As a result of their academic and athletic success, each qualifying athlete received a pin commemorating their achievement, while the school was given a certificate.
Santa’s helpers prepare to hand out gifts to the hundreds of youngsters who waited in line to meet the jolly elf during a communitywide tree lighting event Dec. 7 at the Sweet Memorial Building. From left are Maria Musumeci, Conrad Karl, Tyler Gabriele, Fia Campanino and Jonathan Schmidt.
With the holiday season in full swing, members of the Leadership Program in the Phoenix Central School District are doing their part to make spirits bright.
The program, spearheaded by community member and volunteer service coordinator Cathy Lee, sponsors several initiatives throughout the year to aid local residents in need and help beautify the village. Activities include summer beautification efforts to spruce up the community, a ball for senior citizens, a trip to the mall with senior citizens, and a homeless night to raise money for the Rescue Mission.
With two decades under her belt as the leadership program’s volunteer service coordinator, Lee said that there is nothing more satisfying than watching students giving back to their community.
John C. Birdlebough students (from left) Shaun Turner, Tyler Gabriele and Zach Sasera ring the bell for the Salvation Army at the Nice N Easy Grocery Shoppe on Dec. 7. The volunteer bell ringers are all members of the school district’s Leadership Program.
“Seeing kids caring and sharing is rewarding,” she said. “Our formula is motivation and caring and sharing equals a leader, and I see that happen to all of the students who are in leadership group. Once they have that experience of caring or sharing, it causes them to be motivated to do more.”
During the holiday season, the leadership group is especially active as students ring the bell for the Salvation Army every day in November and December. They help out at the tree lighting ceremony and also collect winter hats, mittens and scarves for the homeless, and pack food boxes for 200 needy Phoenix residents.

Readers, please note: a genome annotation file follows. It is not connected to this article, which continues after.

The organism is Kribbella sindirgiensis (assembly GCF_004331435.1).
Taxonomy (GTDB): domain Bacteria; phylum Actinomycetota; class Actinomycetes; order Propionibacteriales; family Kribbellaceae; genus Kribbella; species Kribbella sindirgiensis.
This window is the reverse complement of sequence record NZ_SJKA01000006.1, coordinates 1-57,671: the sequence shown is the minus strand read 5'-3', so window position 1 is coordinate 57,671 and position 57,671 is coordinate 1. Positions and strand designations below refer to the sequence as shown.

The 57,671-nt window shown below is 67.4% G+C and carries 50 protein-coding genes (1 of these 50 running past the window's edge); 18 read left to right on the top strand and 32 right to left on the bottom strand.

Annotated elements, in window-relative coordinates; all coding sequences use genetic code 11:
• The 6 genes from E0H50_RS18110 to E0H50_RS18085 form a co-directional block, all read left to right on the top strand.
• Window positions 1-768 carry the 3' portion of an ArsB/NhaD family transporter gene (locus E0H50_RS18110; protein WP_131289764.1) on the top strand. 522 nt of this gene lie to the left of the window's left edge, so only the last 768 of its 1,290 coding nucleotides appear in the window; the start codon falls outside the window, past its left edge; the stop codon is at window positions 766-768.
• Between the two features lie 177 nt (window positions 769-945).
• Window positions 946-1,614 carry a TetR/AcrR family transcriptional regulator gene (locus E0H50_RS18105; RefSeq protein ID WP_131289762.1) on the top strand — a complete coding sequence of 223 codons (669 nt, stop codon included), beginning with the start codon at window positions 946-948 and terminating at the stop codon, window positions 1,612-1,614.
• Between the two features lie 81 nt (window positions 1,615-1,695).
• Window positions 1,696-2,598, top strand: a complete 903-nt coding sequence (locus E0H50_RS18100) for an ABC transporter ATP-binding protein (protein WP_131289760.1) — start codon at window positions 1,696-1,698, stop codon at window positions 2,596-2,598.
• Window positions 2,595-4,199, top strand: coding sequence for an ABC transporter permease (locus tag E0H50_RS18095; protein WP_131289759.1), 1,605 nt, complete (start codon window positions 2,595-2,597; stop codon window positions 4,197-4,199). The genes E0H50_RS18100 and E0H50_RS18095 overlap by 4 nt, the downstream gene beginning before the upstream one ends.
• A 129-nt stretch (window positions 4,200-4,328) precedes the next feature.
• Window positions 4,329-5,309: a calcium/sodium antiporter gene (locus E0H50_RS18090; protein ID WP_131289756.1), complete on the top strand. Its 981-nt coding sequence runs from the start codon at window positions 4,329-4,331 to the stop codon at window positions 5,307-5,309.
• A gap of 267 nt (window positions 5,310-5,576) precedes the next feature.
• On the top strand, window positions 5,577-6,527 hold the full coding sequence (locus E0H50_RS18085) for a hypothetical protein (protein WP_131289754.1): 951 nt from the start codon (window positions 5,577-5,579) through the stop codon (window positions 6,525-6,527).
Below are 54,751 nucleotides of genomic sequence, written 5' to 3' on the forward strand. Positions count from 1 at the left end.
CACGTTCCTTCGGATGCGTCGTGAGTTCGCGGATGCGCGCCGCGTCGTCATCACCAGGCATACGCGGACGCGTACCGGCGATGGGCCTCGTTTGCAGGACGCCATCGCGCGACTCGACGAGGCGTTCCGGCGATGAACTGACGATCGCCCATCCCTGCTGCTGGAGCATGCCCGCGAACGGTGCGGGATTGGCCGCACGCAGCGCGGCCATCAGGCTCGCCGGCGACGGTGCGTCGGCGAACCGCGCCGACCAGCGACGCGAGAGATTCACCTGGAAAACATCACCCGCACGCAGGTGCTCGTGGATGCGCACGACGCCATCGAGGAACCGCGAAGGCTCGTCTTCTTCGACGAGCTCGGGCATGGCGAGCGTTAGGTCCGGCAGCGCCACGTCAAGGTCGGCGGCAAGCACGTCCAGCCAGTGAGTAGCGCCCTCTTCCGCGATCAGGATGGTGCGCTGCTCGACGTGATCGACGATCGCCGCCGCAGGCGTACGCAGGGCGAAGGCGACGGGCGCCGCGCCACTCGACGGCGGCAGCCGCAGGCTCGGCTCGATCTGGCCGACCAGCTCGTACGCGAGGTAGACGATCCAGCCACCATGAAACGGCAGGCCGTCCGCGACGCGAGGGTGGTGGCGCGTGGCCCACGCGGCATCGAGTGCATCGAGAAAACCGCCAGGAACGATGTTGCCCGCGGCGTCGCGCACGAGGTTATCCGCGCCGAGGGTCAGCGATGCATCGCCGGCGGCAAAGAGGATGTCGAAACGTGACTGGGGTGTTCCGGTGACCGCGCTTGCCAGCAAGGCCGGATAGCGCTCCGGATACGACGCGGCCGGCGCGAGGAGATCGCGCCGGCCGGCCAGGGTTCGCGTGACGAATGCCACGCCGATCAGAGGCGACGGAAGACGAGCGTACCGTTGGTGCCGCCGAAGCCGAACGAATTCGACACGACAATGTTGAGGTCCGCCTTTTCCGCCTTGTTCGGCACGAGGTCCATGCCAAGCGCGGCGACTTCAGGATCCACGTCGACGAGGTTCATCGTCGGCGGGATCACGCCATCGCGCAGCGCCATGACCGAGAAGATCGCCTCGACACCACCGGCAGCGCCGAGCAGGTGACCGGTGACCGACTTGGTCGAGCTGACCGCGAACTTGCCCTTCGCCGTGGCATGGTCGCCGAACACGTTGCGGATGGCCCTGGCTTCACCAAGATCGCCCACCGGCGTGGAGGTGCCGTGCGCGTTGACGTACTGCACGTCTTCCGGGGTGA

“Pay it forward,” Lee said.
That sentiment is not lost on the recipients of the donated goods, nor is it lost on the student leadership group members.
“It’s fun to help out the community and make it a better place,” said John C. Birdlebough sophomore Tyler Gabriele while ringing the Salvation Army bell recently.
Monsters invaded Desiree Moore’s third-grade classroom Oct. 29 and spread south into the Cicero North Syracuse School District as part of a distance learning initiative between Oswego County BOCES and the Phoenix Central School District.
The program, Monster Match, pairs a local class with one outside of the county, and each class creates a monster using materials from a list provided. After constructing their monster, the class writes a description of it and sends the description to their partner class via email. Each class then re-creates the monster based only on the written description. The project culminates with a videoconference that connects the two classes.
Jason Phoenix, a student in Desiree Moore’s third-grade class at Michael A. Maroun Elementary School, stands in front of a camera to show students at Lakeshore Road Elementary School the monster he and his classmates created as part of the Monster Match initiative.
On Oct. 29, that is exactly what happened when students from Moore’s class at Michael A. Maroun Elementary connected with Darci Larose’s third-graders at Lakeshore Road Elementary School to compare their re-created monsters with the original monster.
“My students loved all the details and the creativity,” Moore told the Lakeshore Road students as they compared their creations and discussed similarities and differences with each.
Overall, the Gravity Destroyer was re-created by five groups of Moore’s students, and each had a striking resemblance to the original one that their partner school made.
While the students may have viewed the activity as a recreational one, Moore noted that it was a great learning tool.
“I think this really helps teach 21st-century skills,” she said. “The students
have to collaborate on their own monster. They have to communicate and create directions that are easy to follow and they have to follow other people’s directions. They learn about other communities. It also builds on the reading and writing and gives them an outlet to be creative.”
As the videoconference drew to a close, Moore’s students were asked what they thought of the program. “I want to do it every year,” student Mackenzie Chetney said.